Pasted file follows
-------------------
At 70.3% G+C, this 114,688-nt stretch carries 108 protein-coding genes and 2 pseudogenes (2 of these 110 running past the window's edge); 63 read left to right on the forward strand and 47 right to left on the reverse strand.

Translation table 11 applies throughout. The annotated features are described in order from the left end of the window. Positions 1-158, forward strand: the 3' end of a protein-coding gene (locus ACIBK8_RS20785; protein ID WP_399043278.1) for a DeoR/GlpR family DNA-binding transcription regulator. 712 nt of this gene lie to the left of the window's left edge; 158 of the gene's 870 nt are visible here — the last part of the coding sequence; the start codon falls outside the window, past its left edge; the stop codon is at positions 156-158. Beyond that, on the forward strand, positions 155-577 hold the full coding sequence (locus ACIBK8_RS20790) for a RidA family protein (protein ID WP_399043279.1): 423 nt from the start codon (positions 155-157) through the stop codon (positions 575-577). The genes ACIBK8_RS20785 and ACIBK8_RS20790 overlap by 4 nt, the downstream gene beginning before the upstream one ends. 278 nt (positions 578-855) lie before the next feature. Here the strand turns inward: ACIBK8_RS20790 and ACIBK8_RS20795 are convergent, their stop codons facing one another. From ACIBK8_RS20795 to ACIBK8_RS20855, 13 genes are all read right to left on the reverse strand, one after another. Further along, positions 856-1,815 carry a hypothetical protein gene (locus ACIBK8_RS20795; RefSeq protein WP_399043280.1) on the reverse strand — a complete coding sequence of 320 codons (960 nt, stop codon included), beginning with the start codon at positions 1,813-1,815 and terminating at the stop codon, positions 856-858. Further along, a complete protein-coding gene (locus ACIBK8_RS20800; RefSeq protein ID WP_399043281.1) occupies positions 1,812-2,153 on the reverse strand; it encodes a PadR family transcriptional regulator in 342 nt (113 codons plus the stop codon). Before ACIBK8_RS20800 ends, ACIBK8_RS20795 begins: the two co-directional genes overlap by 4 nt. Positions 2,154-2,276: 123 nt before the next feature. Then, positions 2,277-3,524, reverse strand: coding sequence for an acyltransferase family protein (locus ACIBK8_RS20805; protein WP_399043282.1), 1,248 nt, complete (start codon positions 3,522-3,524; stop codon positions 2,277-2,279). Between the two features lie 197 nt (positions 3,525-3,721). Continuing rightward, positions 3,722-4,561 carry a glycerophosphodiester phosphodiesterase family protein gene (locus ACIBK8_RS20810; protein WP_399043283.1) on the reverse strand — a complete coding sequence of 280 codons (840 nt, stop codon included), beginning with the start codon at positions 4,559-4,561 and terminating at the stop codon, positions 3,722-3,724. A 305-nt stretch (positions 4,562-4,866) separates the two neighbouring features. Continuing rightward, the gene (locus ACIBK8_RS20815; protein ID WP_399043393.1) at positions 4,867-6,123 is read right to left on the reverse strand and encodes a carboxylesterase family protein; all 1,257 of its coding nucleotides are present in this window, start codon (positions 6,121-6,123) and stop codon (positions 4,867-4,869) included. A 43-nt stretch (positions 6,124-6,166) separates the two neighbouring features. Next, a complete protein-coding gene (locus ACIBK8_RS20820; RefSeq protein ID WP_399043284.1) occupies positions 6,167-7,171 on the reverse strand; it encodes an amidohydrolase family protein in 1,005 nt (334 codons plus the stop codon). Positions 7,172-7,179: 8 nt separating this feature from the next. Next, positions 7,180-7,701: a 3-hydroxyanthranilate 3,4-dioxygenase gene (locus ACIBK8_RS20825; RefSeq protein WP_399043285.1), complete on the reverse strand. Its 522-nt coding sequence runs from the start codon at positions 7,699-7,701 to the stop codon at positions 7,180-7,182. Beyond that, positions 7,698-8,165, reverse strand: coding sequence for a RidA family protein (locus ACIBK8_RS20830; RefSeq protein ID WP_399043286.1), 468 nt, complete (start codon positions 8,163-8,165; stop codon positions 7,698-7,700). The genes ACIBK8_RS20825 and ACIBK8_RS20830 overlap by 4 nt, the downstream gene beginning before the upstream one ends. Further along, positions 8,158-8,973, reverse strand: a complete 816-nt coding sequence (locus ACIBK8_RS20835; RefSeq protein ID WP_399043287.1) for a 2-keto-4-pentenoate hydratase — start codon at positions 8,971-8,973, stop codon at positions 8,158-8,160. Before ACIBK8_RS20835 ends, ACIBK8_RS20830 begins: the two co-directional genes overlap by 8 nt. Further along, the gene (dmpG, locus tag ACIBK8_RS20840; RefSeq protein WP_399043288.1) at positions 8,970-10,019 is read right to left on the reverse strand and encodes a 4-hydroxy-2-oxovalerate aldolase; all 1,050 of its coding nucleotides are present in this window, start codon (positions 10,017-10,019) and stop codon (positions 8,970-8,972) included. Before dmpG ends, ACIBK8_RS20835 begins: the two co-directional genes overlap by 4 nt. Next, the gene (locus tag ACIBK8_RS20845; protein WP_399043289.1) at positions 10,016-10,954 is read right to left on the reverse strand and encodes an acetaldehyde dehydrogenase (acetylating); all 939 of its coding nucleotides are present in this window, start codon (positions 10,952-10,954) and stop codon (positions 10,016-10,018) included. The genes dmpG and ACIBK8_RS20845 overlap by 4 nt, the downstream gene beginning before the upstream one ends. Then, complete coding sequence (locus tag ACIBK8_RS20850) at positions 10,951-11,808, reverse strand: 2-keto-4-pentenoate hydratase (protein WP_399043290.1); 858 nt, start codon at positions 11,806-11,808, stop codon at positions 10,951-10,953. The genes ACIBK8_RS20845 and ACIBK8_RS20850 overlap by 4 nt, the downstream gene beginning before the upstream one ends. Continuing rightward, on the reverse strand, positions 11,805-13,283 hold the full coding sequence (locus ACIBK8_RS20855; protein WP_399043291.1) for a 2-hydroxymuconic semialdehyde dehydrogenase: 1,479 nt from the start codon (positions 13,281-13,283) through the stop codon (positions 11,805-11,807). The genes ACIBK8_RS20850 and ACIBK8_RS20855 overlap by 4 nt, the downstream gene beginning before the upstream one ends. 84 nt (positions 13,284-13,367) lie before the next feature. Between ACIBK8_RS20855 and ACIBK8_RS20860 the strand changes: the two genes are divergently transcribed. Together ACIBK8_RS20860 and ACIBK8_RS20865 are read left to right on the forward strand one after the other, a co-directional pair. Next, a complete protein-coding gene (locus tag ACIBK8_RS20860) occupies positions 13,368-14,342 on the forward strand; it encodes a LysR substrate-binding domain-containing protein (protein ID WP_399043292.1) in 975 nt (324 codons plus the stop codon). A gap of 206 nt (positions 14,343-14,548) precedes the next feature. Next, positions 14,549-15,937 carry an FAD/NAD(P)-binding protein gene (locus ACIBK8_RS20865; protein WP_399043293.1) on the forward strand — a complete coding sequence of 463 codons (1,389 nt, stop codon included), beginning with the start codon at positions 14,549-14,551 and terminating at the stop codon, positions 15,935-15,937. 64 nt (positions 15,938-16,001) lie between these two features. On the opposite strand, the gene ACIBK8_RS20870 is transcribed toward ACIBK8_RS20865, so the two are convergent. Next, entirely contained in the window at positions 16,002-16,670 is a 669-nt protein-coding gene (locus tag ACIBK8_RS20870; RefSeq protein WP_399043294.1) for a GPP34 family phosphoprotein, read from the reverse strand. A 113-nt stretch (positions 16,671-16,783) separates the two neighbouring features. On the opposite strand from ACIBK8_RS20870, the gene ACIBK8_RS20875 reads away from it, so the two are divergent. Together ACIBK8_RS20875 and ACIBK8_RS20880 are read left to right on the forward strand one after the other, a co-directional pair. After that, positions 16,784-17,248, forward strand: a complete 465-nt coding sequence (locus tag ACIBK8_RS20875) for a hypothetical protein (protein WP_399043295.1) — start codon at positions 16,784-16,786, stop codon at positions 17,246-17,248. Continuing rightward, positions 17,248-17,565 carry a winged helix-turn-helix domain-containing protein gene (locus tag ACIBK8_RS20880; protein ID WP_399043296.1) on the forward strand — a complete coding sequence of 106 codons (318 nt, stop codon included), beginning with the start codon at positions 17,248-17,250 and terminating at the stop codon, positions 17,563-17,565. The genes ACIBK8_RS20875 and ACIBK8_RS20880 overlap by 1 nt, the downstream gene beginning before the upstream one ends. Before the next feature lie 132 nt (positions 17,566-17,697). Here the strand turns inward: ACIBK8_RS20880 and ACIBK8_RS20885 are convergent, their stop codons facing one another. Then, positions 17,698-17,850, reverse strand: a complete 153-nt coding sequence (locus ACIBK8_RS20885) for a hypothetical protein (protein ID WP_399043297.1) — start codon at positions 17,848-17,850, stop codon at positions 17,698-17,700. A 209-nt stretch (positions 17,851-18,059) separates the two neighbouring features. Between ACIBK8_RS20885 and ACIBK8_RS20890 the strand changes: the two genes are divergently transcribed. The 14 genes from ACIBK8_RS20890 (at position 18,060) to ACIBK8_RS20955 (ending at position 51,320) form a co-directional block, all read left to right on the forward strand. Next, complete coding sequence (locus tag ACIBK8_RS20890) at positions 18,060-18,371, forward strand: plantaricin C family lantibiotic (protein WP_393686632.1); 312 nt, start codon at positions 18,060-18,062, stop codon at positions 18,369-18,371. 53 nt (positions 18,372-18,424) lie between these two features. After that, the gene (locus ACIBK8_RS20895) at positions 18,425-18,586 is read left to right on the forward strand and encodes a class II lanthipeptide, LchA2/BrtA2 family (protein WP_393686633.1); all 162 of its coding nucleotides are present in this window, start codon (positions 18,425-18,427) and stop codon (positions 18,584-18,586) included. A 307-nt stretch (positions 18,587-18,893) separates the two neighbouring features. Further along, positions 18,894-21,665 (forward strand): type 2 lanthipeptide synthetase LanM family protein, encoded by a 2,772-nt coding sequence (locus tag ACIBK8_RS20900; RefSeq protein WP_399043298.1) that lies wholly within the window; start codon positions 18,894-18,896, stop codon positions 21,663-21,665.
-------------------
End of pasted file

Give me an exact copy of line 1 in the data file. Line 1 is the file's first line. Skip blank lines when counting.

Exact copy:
At 70.3% G+C, this 114,688-nt stretch carries 108 protein-coding genes and 2 pseudogenes (2 of these 110 running past the window's edge); 63 read left to right on the forward strand and 47 right to left on the reverse strand.